ASUS VG248QE Review
- Newegg Customers
The Asus VG248QE paved the way for gaming monitors as a staple in the display market with its 144Hz native refresh rate matched with 3D Vision compatibility and stunning responsiveness. By 2017 standards, this model is obsolete in some aspects, but it curiously still racks up a lot of sales when it’s available. As with first generation releases, the Asus VG248QE has its quirks but looking deeper into it spells out why it is one of the all-time bests in the gaming world.
Asus VG248QE Specifications
- Screen Size: 24 Inches
- Resolution:1080P FHD
- Aspect Ratio: 16:9
- Panel Technology: Twisted Nematic (TN)
- Refresh Rate: 144Hz
- Response Time: 1ms
- Contrast Ratio: 1000:1
- Brightness: 350 cd/m²
- Built-in Speakers: Yes (2 x 2 Watts)
- Stand: Height – Yes (6 Inches)
- Stand: Tilt – Yes (-5°/+15°)
- Stand: Swivel – Yes
- Stand: Pivot – Yes
- VESA Compatibility: Yes (100 x 100)
- Connectivity: DisplayPort 1.2 x 1, HDMI x 1, DVI-DL x 1, 3.5mm Headphone Jack
- Dimensions With Stand(WxHxD): 22.41″ x 19.68″ x 9.1″
- Weight: 12.13lbs
Display and Features
The Asus VG248QE features a 24-inch 1080P TN panel which can achieve 144Hz refresh rates, 1ms response time, and 1000:1 contrast ratio. This model is considered as one of the first few native 144Hz screens in the market, with excellent responsiveness and clarity. Of course, it isn’t as superb as the newer models regarding color reproduction and accuracy, but it would be difficult to find something that could match it at its often available bargain pricing.
The Asus VG248QE has an out of the box color accuracy with a DeltaE of around 2.93 due to some resulting undersaturation in some shades especially green. sRGB gamut coverage is average for this day and age as well at 93%, although a few years back these were considered excellent results for TN monitors. These scores still make it suitable for gaming, but the Asus VG248QE cannot match its newer cousins who have vastly improved their outputs.
One thing the Asus VG248QE excels at is its contrast, with recorded averages of 750-800 at 30 to 50% brightness and an astounding 1080:1 at 80%. Fine tuning is a must, but if you play in a well-lit environment but would want oily blacks and visible shade transitions, this option is a great buy. But the biggest downside of this pioneering model rests with this aspect as well.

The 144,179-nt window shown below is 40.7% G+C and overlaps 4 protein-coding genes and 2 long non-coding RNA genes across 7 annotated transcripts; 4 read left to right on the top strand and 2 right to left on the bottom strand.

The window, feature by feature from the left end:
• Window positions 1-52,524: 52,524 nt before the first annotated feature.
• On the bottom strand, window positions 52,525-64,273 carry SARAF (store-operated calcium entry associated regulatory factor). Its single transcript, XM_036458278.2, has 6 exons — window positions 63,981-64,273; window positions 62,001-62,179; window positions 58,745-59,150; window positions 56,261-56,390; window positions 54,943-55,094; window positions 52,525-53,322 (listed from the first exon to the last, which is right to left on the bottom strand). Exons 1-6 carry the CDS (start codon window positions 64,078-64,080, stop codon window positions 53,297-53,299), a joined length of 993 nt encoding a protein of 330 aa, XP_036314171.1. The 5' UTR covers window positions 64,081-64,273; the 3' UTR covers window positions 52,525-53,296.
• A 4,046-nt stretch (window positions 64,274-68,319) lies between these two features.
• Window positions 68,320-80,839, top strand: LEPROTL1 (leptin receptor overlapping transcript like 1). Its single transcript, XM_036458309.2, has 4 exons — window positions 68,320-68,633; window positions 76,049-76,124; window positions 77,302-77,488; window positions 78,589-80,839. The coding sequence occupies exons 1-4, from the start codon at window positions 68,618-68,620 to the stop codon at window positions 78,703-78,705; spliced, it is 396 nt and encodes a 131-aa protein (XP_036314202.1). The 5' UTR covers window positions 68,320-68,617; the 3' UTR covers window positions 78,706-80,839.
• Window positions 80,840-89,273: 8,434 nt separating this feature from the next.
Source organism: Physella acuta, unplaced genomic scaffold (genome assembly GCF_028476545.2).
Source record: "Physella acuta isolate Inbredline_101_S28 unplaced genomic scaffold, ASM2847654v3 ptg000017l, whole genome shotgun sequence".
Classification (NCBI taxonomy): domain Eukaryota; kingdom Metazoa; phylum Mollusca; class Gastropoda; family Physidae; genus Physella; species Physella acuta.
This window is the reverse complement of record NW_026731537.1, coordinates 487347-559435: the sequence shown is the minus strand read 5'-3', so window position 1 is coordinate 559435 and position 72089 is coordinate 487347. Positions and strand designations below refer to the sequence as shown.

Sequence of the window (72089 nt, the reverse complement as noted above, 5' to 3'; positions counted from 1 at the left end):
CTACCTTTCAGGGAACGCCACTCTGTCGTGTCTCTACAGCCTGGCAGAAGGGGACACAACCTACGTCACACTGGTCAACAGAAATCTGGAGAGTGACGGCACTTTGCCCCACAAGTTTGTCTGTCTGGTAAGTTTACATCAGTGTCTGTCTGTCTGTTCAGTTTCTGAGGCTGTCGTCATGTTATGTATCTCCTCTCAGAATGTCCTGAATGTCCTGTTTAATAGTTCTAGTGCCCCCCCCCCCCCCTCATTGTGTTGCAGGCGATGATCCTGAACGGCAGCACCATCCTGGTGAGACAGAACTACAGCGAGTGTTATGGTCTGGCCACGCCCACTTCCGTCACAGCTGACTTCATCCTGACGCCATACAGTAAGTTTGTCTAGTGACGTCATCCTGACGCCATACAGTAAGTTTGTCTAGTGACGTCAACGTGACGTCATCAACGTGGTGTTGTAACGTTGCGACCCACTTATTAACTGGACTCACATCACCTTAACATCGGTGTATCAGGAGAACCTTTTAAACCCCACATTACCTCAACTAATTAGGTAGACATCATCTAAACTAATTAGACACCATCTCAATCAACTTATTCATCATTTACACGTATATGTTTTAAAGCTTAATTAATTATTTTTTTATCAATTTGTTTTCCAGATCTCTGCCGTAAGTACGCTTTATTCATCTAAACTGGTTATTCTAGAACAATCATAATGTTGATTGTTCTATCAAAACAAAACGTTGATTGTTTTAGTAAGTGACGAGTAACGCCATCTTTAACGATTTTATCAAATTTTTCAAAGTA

Input lag on the Asus VG248QE is fantastic as well since we only recorded 3.2ms which makes it perfect for competitive gaming. To explain, anything above 4ms equates to more or less a frame of delay, which most users will not feel or notice in practice.
Since the Asus VG248QE was in 2013, it still uses an aging backlight dimming control called PWM or pulse width modulation. This method is known to produce flickering which intensifies the lower you set the backlight, and it is also known to cause headaches and eye strain even if unnoticed. If you have sensitive eyes or suffer from visual conditions, the Asus VG248QE isn’t the right choice for you even if it is a tempting buy.
You also won’t find FreeSync or G-Sync since the Asus VG248QE was conceived before the VRR tech era, so your visual enjoyment is terribly reliant on high frame rates and the 144Hz range of the screen. At this point, the lack of Adaptive Sync shouldn’t be a deal breaker more than the PWM issue since playing games at 1080 is relatively easy for a vast range of graphics cards. Even the sub $150 GPUs should do well in producing high frame rates for popular E-Sports titles like CS: GO.
Despite our misgivings which are considered forgivable for a 2013 model, the Asus VG248QE includes a premium feature you cannot find in newer models today. This device was originally meant for 3D Vision gaming which dictated the need for a high refresh rate, but Nvidia’s 3D Vision tech comes with their Lightboost utility which strobes the backlight to mimic a CRT monitor.
The Lightboost tech in the Asus VG248QE can be used to rid your gaming sessions of motion blur. The strobe can shorten pixel transitions to bypass its limits, effectively removing interlacing and artifacts in your image. The downside to this utility is it can increase strain if the user is sensitive to flickering, so the choice comes down to personal preference. As a bonus, 3D gaming, despite being dead in the industry for some time, is still a novelty to enjoy from time to time. If you have the separately purchased 3D glasses from Nvidia, 3D vision is a great alternative to enjoy your titles from a different perspective.
The Asus VG248QE, despite its age and accompanying flaws, is still a respectable gaming product with its ability to produce a snappy performance with blur-busting capabilities. It doesn’t have the near-perfected prowess of its newer brethren, but its staying power in a quick-paced market says otherwise.
Most of the time, a 144Hz screen, and low input lag is all you need to advance your gaming skills, but with the Asus VG248QE, you also get the novelty of 3D gaming. The overall package is nowhere to be found in modern offerings, although there are compromises that you have to live with. Overall, for its prevalent bargain pricing in today’s market, the Asus VG248QE is an absolute steal considering what it can offer.